The Atlantic Charter was a published statement agreed between the United Kingdom and the United States. It was intended as the blueprint for the postwar world after World War II, and turned out to be the foundation for many of the international agreements that currently shape the world. The General Agreement on Tariffs and Trade (GATT), the post-war independence of British and French possessions, and much more are derived from the Atlantic Charter. The Atlantic charter was made to show the goals of the allied powers during World War II. It first started with the United States and Great Britain, and later all the allies would follow the charter. Some goals include access to raw materials, reduction of trade restrictions, and freedom from fear and wants. The name, The Atlantic Charter, came from a newspaper that coined the title. However, Winston Churchill would use it, and from then on the Atlantic Charter was the official name. In retaliation, the Axis powers would raise their morale and try to work their way into Great Britain. The Atlantic Charter was a stepping stone into the creation of the United Nations.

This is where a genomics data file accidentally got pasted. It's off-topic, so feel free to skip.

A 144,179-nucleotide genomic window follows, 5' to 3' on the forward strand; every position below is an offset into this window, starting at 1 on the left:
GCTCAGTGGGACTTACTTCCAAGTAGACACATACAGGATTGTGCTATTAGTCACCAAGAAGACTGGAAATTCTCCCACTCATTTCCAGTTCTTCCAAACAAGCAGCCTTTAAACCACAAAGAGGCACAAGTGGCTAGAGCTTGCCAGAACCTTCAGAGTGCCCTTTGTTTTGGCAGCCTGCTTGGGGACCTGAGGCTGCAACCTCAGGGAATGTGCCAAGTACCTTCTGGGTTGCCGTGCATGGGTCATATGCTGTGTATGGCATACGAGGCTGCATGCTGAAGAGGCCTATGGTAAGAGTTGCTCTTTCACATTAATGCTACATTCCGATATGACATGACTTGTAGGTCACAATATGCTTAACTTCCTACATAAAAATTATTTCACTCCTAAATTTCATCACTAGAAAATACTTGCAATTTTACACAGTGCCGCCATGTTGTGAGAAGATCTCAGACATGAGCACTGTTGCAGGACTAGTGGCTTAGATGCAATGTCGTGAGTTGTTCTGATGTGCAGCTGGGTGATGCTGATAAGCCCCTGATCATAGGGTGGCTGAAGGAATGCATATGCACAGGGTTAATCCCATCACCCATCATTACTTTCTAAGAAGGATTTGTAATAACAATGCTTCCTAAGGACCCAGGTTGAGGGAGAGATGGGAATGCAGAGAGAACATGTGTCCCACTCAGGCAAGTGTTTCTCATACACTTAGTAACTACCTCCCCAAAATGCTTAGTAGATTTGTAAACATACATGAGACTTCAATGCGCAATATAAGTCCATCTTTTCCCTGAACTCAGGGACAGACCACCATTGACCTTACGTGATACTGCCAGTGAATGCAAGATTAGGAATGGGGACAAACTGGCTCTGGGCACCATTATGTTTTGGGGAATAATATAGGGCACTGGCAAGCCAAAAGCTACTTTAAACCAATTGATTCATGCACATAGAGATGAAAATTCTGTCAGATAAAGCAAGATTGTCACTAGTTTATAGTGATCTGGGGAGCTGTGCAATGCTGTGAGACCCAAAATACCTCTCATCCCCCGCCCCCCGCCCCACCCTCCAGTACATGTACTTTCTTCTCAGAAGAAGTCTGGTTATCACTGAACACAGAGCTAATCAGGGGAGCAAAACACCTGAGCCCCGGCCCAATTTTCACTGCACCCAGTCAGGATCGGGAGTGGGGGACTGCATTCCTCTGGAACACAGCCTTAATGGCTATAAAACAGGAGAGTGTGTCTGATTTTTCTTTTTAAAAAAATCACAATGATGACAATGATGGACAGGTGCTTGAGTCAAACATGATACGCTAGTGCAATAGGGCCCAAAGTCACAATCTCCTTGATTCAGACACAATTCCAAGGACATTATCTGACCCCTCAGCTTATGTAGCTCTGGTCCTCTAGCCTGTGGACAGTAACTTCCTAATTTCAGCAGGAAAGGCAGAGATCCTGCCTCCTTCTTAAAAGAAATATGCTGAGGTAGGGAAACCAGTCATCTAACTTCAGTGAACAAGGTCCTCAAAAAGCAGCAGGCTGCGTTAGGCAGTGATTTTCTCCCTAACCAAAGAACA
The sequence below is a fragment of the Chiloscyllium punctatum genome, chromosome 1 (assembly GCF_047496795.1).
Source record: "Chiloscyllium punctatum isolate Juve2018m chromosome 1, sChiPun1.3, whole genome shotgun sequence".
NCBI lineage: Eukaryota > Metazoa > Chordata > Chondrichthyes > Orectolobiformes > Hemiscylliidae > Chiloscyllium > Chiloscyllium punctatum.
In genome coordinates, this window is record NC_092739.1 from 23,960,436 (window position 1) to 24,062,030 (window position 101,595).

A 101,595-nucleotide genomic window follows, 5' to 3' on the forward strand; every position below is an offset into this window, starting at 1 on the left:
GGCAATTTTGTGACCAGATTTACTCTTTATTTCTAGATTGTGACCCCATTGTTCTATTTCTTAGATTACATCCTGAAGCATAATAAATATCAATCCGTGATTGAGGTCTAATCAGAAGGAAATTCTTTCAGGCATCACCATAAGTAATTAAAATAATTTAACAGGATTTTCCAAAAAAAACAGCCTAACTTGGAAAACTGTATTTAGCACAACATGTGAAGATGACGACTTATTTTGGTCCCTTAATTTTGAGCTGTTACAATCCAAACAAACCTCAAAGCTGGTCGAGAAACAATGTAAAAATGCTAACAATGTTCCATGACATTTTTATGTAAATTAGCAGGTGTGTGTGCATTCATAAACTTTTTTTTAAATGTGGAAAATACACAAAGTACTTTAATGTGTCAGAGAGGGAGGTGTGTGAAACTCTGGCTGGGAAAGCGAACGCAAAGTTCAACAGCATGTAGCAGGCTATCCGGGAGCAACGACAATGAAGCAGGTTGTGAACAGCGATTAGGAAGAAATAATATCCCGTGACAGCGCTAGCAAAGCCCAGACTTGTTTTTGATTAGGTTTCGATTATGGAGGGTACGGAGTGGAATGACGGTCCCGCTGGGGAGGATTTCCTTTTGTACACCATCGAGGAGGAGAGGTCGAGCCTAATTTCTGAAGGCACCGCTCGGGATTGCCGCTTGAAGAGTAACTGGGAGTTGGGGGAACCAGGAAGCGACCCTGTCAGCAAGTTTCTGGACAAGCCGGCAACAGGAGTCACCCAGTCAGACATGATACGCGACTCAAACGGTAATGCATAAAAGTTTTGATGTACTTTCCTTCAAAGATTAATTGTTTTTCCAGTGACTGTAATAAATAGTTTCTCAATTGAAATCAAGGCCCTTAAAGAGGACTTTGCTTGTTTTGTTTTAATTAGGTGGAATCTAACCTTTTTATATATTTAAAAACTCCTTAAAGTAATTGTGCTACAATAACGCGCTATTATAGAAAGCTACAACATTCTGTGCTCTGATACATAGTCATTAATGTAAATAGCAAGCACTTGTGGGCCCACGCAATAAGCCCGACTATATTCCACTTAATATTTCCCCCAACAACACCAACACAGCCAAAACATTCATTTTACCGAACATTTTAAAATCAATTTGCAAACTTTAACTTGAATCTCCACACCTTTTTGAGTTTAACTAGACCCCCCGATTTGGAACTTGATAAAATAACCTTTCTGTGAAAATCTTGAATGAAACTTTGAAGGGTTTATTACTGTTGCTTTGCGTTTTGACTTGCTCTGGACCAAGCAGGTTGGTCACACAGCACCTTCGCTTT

U.S. President Harry S. Truman commented: "We must make the United Nations continue to work, and to be a going concern, to see that difficulties between nations may be settled just as we settle difficulties between States here in the United States. When Kansas and Colorado fall out over the waters in the Arkansas River, they don't go to war over it; they go to the Supreme Court of the United States, and the matter is settled in a just and honorable way. There is not a difficulty in the whole world that cannot be settled in exactly the same way in a world court". -- President Truman's remarks in Omaha, Nebraska on June 5, 1948, at the dedication of the War Memorial. The cultural moment of the late 1940s was the peak of World Federalism among Americans.
Similar movements concurrently formed in many other countries, leading to the formation, at a 1947 meeting in Montreux, Switzerland, of a global coalition, now called World Federalist Movement. By 1950, the movement claimed 56 member groups in 22 countries, with some 156,000 members.